And yet -- we posture, we strut, we bare our teeth. Snarling, growling, nipping at each others heels, just to show we aren't easy prey.

We could do better. Once in awhile I even believe we WILL do better. We could be gentle with ourselves, kind to others, and walk softly on this earth. 

I think that's the real display of strength.

Tuesday, November 11, 2014

bringing talents to bear

 For all of my life, I have been about me first. Then family and friends. And everything else a distant third. My career has been about making the most money that I can with the least discomfort for myself. This means working in an industry that I think is doing some sort of good, because that makes my conscience happy. It means doing something that I am good at, because I don't like to do things where I fail. It means being where I have some input into decisions and operations, because I like the illusion of control and it feeds my self respect. I have done well, and have been pretty smug about it.

My meditation lately has brought up all sorts of thoughts. A recurring theme, on the cushion and off, is entirely new to me. How can I serve? What should I be doing that would be of help? And when I say new, I mean I have never ever given it a moments thought. I didn't grow up with a tradition of service. We didn't do volunteer work, we didn't have vocations. You worked for a paycheck, unless you lucked into winning the lottery.

I have no idea what to do. What are my talents? my abilities? is there something unique that I could bring to bear to make positive changes in the world? I have a feeling that these are questions I probably should have asked at 18 or 20.

I guess better late than never....

Monday, November 03, 2014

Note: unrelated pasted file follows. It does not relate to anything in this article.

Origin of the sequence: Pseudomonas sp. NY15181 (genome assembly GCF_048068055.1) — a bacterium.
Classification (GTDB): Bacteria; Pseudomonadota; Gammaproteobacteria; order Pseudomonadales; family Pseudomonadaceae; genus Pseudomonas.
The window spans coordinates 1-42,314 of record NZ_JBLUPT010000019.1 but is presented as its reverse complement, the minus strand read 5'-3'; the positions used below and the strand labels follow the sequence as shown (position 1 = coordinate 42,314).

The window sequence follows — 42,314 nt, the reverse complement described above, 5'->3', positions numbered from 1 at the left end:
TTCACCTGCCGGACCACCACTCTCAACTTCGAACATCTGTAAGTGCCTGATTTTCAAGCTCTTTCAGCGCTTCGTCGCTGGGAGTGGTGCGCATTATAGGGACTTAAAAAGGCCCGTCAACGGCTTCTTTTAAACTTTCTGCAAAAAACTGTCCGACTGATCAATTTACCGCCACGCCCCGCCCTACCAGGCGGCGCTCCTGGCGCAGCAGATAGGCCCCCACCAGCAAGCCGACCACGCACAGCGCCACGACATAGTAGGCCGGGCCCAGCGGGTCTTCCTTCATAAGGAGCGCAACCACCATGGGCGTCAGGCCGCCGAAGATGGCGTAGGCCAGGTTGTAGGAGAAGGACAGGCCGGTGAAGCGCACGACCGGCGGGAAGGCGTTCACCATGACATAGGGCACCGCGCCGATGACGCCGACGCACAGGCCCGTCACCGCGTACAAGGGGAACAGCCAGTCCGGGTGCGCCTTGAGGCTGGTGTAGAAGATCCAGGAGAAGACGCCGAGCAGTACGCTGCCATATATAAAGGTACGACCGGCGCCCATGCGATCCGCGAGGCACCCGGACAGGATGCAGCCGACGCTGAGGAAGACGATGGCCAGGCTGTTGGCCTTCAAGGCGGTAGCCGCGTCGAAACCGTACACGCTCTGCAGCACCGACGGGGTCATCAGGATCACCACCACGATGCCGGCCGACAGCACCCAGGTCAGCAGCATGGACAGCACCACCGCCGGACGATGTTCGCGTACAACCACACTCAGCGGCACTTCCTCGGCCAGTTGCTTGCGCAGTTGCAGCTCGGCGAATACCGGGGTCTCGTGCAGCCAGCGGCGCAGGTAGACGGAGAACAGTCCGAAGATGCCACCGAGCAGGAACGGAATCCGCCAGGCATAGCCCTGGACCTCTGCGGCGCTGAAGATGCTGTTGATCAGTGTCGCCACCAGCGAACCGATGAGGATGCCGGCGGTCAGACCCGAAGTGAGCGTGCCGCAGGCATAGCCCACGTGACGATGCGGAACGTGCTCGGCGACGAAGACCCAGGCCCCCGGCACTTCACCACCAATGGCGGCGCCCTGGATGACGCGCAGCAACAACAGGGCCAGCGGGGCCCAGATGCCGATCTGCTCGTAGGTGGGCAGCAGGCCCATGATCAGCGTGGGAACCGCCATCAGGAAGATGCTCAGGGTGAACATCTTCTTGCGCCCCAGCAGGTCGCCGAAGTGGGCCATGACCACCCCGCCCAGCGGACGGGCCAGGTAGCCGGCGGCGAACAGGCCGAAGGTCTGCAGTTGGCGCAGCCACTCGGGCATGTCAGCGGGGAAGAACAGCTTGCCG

open book without a cover

Raw. Exposed. Vulnerable. This seems to be this month's mantra. Events seem to conspire to make sure that I am off-balance, uncomfortable, to shake me up and pop my illusions like balloons.

I have always felt that I could counter uncertainty with preparation; if I do the right things at the right time, I am safe from the upheavals that seem to knock others for a loop. I'll never be the last lamp-lighter or even the last of the layoffs. I observe, I anticipate, I prep and I move before things happen to me. I'm in control, master of my fate.

So when the ceiling fell in, quite literally, I was knocked for a loop. I was at the office! I was doing exactly the right thing, at exactly the right time. And I still had to run for my safety, to avoid being doused in boiling water from the steam pipes. A little slower and things could have been devastating. I got out and that's good. But I had a sudden kick in the pants -- hey, I'm as mortal as the next person. I can't prepare or plan my way out of the fact that someday, I'm gonna die. And I have no idea when and where.

I've always been smug about my good health. I eat a healthy diet, watch my weight, get moderate exercise. I meditate. I almost never get ill because I do all the right things, or so I like to think. But the stress of having to bolt from my chair, the adrenaline and nerves and everything else caused a couple of very bad weeks. My feet broke out where the filthy water had soaked into my socks. I had a few small burns. I started having a burning in my chest. I ended up at the doctor, with echocardiograms, stress tests, blood tests, ultrasounds -- like a sick person. Ultimately, I was fine. I had a little gastric reflux, that has since gone away. But it scared me, and reminded me that health isn't a given. Just because I am healthy today doesn't mean I will stay that way. Even if I do all the right things. It is another thing outside my control. I am vulnerable to the same diseases and disorders, to the same accidents of timing, as everyone else.

 I've always been a sort of open book, what you see is what you get, kind of person. But there is a difference between that and being truly exposed and vulnerable.It's still a narrative of sorts -- I show only what I've chosen to reveal, in the way I choose to present it.  I've had moments lately when I have been defenseless, when my carefully constructed walls have come down, when my public face has cracked, and I've been out there, raw,  in a very real and authentic way. It's terrifying, but also freeing. There is a a weightlessness, as if you are in zero gravity, or as if all the layers of protection had a heaviness to them. Stripped away, I begin to see the cost of keeping all that stuff in place.

I'd like to say that now that I've experienced all this, I will just choose to be open and vulnerable all the time. But there is a lifetime of habit attached to my "armor". I doubt very much that I can muster that much bravery on a day in, day out basis. But I can make strides in that direction, a little at a time.